Plasma Tau Is Increased In Frontotemporal Dementia
JOURNAL OF NEUROLOGY, NEUROSURGERY & PSYCHIATRY
M Foiani, I Woollacott, et.al.
Journal of Neurology, Neurosurgery & Psychiatry
Frontotemporal dementia (FTD) is a heterogeneous neurodegenerative disorder presenting clinically with personality change (behavioural variant FTD (bvFTD)) or language deficits (primary progressive aphasia (PPA)). About a third of FTD is familial with mutations in GRN, MAPT and C9orf72 being the major genetic causes. Robust biomarkers of the underlying pathology are still lacking in FTD with no markers currently being able to distinguish those with tau and TDP-43 inclusions during life.
This study used an ultrasensitive single molecule methodology to measure plasma tau concentrations in 176 participants: 71 with bvFTD, 83 with PPA and 22 healthy controls. The patient group included 36 with pathogenic mutations in either MAPT (n=12), GRN (n=9) or C9orf72 (n=15). Group comparisons were performed between clinical and genetic groups and controls using a linear regression model with bias-corrected bootstrap CIs. Correlative analyses were performed to investigate associations with measures of disease severity and progression.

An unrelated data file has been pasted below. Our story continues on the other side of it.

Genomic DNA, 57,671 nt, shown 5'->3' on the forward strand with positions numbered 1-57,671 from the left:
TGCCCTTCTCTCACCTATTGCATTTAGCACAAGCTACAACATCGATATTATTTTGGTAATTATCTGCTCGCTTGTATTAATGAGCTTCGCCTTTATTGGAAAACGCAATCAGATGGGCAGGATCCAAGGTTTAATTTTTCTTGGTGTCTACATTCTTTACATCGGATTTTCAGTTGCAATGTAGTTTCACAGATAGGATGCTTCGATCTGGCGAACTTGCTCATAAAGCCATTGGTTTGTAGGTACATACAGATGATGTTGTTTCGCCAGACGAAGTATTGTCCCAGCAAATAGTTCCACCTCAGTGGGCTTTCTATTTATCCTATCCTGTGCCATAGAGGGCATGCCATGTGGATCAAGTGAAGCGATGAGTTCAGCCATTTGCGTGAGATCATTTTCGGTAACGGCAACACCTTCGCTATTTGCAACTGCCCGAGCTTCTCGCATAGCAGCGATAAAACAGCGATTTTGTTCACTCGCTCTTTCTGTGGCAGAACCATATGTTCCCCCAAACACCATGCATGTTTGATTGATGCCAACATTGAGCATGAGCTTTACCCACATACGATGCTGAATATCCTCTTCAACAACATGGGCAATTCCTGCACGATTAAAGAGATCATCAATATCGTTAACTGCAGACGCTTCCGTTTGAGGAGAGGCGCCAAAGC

Higher plasma tau concentrations were seen in bvFTD (mean 1.96 (SD 1.07) pg/mL) and PPA (2.65 (2.15) pg/mL) compared with controls (1.67 (0.50) pg/mL). Investigating the PPA group further showed significantly higher levels compared with controls in each of the PPA subtypes (non-fluent, semantic and logopenic variants, as well as a fourth group not meeting criteria for one of the three main variants). In the genetic groups, only the MAPT group had significantly increased concentrations (2.62 (1.39) pg/mL) compared with controls. No significant correlations were seen with cross-sectional or longitudinal brain volumes, serum neurofilament light chain concentrations or disease duration.
Plasma tau levels are increased in FTD in all clinical groups, but in the genetic subtypes only in MAPT mutations, the group of patients who definitively have tau pathology at postmortem. Future studies will be required in pathologically confirmed cohorts to investigate this association further, and whether plasma tau will be helpful in differentiating patients with FTD with tau from those with other pathologies.
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